Edinburgh (1852). [Click on image to enlarge it.]drawn by Robert William Billings (1814-1874) and engraved by J. H.Le Keux. Source:
Commentary by the Artist
The many thousands of summer travellers along tlie Firth of Clyde, whether by steam-boat or railway, can scarcely forget a massive brown edifice, decayed but not ruined, rising with its square tower and rich cluster of cones and chimneys, in singular contrast to the spruce newness or Greenock, Port-Glasgow, and the villas of the Glasgow merchants studded here and there along the sloping banks of the majestic estuary. This old building is close to the edge of the water, and is almost touched by the Glasgow and Greenock Railway. It is of two ages of architecture. First, we have the old characteristic square tower of the pristine Scottish mansion. But in the present instance it has evidently been altered at the time when the rest of the building was raised, for the original loopholes appear to have given way to one or two of the large moulded and canopied win- dow-cases of the days of Inigo Jones. Instead of terminating in the usual manner, in a battlement, with a narrow crow-stepped roof rising within it, a wall has been raised flush with the edge of the parapet, pierced with ornamented windows of the class already alluded to. The peculiarities of this tower bear a very close resemblance to those of Preston in East Lothian. The more modern portions of the building are a fine development of the French style of architecture, so prevalent in Scotland in the seventeenth century ; and the windows are larger and more richly adorned than they are generally found to be in the country mansions of the period, reminding one of Wyntoun House, Heriot's Hospital, and some portions of Linlithgow Palace. The long steep roofs, the crow-steps, and the tall chimneys, harmonise with the many turrets, in presenting, especially towards the river, the preponderance of perpendicular lines which gives these old French mansions their peculiar character.
The barony of Newark was one of the ancient possessions of the Denziltons, or Dennistouns, then a widely-spread and prosperous family in Renfrewshire. About the commencement of the fifteenth century, an heiress of that name transferred it by marriage to the family of Maxwell, then rising to eminence and acquiring many estates in the west beyond the boundaries of their original territories In Galloway (Historical and Descriptive Notices of Renfrewshire, 140). We hear of the laird of Newark in the wild feuds of the Maxwells, Cunninghames, Montgomerles, and Johnstones. Montgomery of Skelmorlie having been a participator in the slaughter of Maxwell of Stanley, Patric Maxwell of Newark retaliated by killing the author of the deed and his son, both in one day. This tragedy occurred in 1583. In that age of violence the law sometimes made up for its inablHty to strike the criminal in the pride and power of successful violence, by remembering his misdeeds when many years had passed over them, and the times became propitious for punishment. Thus, in 1611, Maxwell was brought to trial, "dilated of art and part of the slaughter of umquliile Kobert Montgomery of Skelmourlle, and William Montgomerie, appearand of Skelmourlle."(Pitcairn's Criminal Trials, III, 122.). warrant of the privy council, the charge was deserted, on the accused finding security to appear before that body, and the case does not make its appearance again in the criminal records. In 1593, he joined his clan in a bloody contest with the Johnstones at Lockerby. This battle, conducted on a scale resembhng that of a civil war, arose out of the ordinary source of borderfeuds — a foray by tbe Jobnstoncs, in which nine of their men were caught and hanged. To avenge this fatal termination of their predatory efforts, they held a general gathering, and ravaged Nithesdale. The opposite party attempted to retaliate, but were defeated ; and as both proceeded from outrage to outrage, old recollections of rankling revenge revived, and fresh bodies joined each opposing banner. At Lochmaben, the Maxwells, finding their opponents too numerous, had taken refuge in the parish church. The Johnstonea, who had with them the Scotts of Buccleugh, and other families of the border, suiTOunded the church, set it on fire, and compelled the refugees to die quietly in the blazing ruins, or seek death from their adversaries' weapons without. It was under the impulse created by this act of barbarous vengeance that the adherents of tlie Maxwells gathered to the number of two thousand men, and fought the battle of Lockerby, where they were again doomed to be defeated. Patrick, the laird of Newark, who partook in these acts of violence, is supposed to have afterwards built a considerable portion of the castle, as his initials, P. M., appear over the windows.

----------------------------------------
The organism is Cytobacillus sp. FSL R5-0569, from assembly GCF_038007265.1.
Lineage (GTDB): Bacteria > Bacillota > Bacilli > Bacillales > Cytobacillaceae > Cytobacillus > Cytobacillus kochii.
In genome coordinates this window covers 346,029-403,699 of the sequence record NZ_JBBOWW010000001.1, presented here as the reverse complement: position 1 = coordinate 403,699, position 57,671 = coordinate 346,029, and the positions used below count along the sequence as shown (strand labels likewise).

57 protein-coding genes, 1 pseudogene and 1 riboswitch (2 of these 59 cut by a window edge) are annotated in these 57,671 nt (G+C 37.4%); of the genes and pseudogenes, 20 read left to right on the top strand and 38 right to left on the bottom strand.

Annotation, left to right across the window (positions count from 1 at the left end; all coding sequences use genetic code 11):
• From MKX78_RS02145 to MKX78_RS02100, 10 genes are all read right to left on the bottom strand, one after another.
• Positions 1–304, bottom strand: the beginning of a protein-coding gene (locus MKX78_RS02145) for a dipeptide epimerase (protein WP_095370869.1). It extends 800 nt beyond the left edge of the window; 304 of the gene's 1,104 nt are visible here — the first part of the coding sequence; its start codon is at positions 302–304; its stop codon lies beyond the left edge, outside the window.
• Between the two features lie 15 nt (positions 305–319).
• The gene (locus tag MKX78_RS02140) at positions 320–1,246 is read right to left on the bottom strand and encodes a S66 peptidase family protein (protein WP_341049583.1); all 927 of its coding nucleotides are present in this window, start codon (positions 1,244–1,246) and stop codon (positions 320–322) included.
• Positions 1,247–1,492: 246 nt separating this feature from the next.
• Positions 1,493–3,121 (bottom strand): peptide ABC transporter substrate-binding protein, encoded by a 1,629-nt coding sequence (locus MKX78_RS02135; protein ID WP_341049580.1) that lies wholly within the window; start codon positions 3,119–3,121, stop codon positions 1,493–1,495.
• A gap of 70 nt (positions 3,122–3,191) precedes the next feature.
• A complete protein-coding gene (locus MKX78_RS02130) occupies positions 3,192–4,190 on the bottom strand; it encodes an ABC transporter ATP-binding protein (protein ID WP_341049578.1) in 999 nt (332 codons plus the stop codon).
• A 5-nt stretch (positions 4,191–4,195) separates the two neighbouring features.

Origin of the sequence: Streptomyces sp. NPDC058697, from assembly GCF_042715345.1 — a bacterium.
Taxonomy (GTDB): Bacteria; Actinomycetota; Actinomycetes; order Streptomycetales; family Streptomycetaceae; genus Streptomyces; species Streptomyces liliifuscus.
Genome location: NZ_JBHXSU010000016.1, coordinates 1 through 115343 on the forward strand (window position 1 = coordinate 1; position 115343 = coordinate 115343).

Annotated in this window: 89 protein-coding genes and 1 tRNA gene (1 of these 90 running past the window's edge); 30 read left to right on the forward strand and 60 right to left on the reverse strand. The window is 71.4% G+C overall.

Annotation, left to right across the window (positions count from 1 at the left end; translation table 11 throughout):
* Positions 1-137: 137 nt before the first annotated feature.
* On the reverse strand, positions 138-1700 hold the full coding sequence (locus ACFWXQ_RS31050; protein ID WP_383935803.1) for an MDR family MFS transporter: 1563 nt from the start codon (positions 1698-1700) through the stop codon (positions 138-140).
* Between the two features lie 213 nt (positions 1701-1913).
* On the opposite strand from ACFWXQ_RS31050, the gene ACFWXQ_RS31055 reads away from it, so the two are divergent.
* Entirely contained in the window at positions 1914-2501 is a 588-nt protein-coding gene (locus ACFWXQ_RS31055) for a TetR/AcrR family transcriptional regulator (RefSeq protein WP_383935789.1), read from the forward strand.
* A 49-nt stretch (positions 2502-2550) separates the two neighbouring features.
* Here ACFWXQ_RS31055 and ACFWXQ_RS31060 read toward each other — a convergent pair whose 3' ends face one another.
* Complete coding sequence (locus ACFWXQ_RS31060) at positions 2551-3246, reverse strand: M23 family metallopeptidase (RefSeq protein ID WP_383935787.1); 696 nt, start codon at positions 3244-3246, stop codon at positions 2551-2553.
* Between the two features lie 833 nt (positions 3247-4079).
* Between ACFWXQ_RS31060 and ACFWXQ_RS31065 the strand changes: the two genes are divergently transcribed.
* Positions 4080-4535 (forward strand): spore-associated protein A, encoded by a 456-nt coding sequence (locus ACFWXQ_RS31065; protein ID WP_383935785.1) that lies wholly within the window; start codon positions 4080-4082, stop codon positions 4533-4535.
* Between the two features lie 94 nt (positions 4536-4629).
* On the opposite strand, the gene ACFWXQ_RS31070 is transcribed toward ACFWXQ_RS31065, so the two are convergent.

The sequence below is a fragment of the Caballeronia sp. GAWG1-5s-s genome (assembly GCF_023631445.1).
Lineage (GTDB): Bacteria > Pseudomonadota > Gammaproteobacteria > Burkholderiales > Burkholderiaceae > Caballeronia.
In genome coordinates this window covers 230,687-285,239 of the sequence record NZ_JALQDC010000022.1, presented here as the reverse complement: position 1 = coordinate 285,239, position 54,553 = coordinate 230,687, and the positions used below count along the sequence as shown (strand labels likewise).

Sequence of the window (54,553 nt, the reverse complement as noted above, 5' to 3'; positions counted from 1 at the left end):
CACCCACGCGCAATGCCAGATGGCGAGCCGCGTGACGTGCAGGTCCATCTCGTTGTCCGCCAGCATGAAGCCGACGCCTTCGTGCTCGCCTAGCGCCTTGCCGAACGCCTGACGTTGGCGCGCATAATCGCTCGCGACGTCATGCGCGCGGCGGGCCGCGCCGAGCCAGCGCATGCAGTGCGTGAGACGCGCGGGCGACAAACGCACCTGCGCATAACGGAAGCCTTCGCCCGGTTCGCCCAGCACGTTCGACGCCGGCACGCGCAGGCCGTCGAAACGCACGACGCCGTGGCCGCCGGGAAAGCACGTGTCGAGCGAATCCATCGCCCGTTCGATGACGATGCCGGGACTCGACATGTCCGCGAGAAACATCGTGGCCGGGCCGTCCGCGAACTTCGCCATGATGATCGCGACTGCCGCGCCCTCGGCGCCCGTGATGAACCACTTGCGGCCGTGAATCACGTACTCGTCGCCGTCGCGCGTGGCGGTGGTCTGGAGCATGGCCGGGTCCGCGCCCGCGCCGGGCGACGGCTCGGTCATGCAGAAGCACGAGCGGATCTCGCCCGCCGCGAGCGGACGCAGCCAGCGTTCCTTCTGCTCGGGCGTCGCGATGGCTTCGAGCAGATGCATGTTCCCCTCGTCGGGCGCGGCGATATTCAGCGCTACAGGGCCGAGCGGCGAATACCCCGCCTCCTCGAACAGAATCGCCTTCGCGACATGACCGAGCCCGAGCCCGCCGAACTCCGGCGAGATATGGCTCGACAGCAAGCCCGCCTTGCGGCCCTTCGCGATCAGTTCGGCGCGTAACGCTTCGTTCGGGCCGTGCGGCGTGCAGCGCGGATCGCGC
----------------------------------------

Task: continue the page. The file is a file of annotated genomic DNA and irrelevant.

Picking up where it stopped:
This castle ceased to belong to the Maxwells at tbe commencement of the eighteenth century; and, after having had various owners, it became lately the property of Lady Shaw Stewart.
R. W. B.
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The Baronial and Ecclesiastical Antiquities of Scotland illustrated by Robert William Billings, architect, in four volumes.. Edinburgh and London: William Blackwood and Son, 1852. Hathitrust Digital Archive version of a copy in the University of California Library. Web. 10 October 2018.
Last modified 13 October 2018